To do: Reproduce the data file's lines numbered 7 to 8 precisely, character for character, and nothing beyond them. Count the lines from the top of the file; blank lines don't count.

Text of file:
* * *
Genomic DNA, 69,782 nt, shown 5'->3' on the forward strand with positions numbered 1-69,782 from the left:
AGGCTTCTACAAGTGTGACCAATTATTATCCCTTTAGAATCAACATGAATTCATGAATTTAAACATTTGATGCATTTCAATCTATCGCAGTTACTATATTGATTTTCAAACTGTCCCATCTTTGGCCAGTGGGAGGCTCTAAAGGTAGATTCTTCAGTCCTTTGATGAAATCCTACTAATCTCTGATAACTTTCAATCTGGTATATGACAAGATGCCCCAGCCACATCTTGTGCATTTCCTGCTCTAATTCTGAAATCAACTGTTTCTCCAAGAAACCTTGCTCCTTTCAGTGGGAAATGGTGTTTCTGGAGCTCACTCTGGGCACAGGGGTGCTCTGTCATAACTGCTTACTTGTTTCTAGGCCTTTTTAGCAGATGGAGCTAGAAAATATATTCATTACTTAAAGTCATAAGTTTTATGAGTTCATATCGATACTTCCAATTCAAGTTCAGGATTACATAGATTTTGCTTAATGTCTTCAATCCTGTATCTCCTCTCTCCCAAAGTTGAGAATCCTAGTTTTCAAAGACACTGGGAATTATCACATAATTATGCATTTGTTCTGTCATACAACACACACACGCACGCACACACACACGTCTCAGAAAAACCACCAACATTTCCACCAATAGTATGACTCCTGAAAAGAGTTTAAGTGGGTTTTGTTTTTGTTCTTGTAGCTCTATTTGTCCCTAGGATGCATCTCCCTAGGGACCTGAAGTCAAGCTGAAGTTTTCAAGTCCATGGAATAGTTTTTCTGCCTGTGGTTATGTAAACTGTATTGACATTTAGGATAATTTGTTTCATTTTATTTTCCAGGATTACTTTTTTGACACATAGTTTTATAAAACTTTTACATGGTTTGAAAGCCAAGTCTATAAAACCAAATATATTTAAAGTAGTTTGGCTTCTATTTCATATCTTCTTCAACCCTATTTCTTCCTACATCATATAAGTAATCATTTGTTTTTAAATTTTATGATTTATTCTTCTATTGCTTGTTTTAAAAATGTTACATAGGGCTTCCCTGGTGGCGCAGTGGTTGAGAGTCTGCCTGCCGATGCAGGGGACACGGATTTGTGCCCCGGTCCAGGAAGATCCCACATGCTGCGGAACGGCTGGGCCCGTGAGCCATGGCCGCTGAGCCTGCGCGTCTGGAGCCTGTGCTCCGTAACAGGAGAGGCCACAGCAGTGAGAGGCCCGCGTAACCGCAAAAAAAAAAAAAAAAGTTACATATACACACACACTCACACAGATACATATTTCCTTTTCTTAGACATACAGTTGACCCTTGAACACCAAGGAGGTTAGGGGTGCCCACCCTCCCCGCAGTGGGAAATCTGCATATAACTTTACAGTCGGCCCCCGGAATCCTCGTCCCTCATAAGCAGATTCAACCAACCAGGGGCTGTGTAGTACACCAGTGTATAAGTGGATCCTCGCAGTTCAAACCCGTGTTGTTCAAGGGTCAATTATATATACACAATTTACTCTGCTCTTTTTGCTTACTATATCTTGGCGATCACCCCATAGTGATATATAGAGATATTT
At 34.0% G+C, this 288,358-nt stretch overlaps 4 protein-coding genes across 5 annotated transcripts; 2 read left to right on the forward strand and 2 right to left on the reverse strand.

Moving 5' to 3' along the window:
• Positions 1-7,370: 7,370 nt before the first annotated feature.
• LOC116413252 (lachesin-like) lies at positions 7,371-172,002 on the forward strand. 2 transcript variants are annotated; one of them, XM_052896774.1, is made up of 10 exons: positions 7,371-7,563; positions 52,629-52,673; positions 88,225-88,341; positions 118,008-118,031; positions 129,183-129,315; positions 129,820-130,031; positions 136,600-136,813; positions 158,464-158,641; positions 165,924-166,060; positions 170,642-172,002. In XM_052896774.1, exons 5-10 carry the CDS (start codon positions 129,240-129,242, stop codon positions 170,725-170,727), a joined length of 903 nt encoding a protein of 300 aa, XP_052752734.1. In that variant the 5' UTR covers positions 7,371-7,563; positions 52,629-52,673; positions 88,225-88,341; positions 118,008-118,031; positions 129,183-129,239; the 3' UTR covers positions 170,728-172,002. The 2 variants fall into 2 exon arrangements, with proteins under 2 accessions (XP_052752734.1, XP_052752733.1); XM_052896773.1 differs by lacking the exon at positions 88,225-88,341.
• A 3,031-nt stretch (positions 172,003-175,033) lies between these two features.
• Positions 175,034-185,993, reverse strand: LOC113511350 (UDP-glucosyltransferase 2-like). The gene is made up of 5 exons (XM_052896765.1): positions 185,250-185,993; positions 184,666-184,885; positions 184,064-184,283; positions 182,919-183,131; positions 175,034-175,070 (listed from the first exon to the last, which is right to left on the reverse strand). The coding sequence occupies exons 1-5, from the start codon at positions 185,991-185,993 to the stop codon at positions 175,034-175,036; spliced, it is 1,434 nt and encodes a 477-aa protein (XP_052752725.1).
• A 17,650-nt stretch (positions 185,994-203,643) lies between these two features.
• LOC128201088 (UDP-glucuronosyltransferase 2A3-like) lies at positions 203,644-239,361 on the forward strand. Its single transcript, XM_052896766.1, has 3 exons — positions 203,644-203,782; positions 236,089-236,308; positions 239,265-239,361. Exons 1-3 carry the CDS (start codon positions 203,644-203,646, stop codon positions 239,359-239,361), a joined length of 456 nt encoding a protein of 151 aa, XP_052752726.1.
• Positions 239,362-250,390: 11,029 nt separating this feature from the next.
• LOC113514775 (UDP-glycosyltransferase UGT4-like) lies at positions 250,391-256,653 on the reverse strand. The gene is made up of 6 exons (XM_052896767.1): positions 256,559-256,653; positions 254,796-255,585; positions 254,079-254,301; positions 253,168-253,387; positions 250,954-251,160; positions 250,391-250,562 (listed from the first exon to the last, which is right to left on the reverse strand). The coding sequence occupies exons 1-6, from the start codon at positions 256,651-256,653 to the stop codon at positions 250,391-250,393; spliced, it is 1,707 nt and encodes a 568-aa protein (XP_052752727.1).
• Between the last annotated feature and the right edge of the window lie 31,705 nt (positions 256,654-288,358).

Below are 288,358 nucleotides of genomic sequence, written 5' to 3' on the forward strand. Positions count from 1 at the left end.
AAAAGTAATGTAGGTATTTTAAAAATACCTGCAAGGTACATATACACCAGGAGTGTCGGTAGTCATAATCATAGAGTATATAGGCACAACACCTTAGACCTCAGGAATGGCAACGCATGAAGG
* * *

• A 3,031-nt stretch (positions 172,003-175,033) lies between these two features.
• Positions 175,034-185,993, reverse strand: LOC113511350 (UDP-glucosyltransferase 2-like). The gene is made up of 5 exons (XM_052896765.1): positions 185,250-185,993; positions 184,666-184,885; positions 184,064-184,283; positions 182,919-183,131; positions 175,034-175,070 (listed from the first exon to the last, which is right to left on the reverse strand). The coding sequence occupies exons 1-5, from the start codon at positions 185,991-185,993 to the stop codon at positions 175,034-175,036; spliced, it is 1,434 nt and encodes a 477-aa protein (XP_052752725.1).